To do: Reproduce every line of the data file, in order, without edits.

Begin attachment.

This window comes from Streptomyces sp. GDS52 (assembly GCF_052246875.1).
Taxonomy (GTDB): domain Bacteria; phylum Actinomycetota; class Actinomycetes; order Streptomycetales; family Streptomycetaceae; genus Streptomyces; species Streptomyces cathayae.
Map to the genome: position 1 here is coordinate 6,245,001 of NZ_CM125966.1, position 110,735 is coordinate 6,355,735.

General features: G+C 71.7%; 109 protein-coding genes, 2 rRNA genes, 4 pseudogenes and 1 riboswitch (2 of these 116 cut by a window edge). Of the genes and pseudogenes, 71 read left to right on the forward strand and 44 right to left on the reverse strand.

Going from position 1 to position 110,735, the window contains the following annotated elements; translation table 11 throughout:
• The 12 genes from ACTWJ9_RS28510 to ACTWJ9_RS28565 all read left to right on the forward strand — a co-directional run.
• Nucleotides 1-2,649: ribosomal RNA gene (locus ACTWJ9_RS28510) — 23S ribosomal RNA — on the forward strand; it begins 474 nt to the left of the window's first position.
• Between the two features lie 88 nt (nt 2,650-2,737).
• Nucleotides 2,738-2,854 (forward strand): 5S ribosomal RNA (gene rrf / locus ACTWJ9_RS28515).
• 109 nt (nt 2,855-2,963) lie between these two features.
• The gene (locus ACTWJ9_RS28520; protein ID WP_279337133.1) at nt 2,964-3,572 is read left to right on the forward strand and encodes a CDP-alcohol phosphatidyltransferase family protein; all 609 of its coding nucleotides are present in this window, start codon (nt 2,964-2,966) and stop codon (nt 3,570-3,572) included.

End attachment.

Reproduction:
This window comes from Streptomyces sp. GDS52 (assembly GCF_052246875.1).
Taxonomy (GTDB): domain Bacteria; phylum Actinomycetota; class Actinomycetes; order Streptomycetales; family Streptomycetaceae; genus Streptomyces; species Streptomyces cathayae.
Map to the genome: position 1 here is coordinate 6,245,001 of NZ_CM125966.1, position 110,735 is coordinate 6,355,735.

General features: G+C 71.7%; 109 protein-coding genes, 2 rRNA genes, 4 pseudogenes and 1 riboswitch (2 of these 116 cut by a window edge). Of the genes and pseudogenes, 71 read left to right on the forward strand and 44 right to left on the reverse strand.

Going from position 1 to position 110,735, the window contains the following annotated elements; translation table 11 throughout:
• The 12 genes from ACTWJ9_RS28510 to ACTWJ9_RS28565 all read left to right on the forward strand — a co-directional run.
• Nucleotides 1-2,649: ribosomal RNA gene (locus ACTWJ9_RS28510) — 23S ribosomal RNA — on the forward strand; it begins 474 nt to the left of the window's first position.
• Between the two features lie 88 nt (nt 2,650-2,737).
• Nucleotides 2,738-2,854 (forward strand): 5S ribosomal RNA (gene rrf / locus ACTWJ9_RS28515).
• 109 nt (nt 2,855-2,963) lie between these two features.
• The gene (locus ACTWJ9_RS28520; protein ID WP_279337133.1) at nt 2,964-3,572 is read left to right on the forward strand and encodes a CDP-alcohol phosphatidyltransferase family protein; all 609 of its coding nucleotides are present in this window, start codon (nt 2,964-2,966) and stop codon (nt 3,570-3,572) included.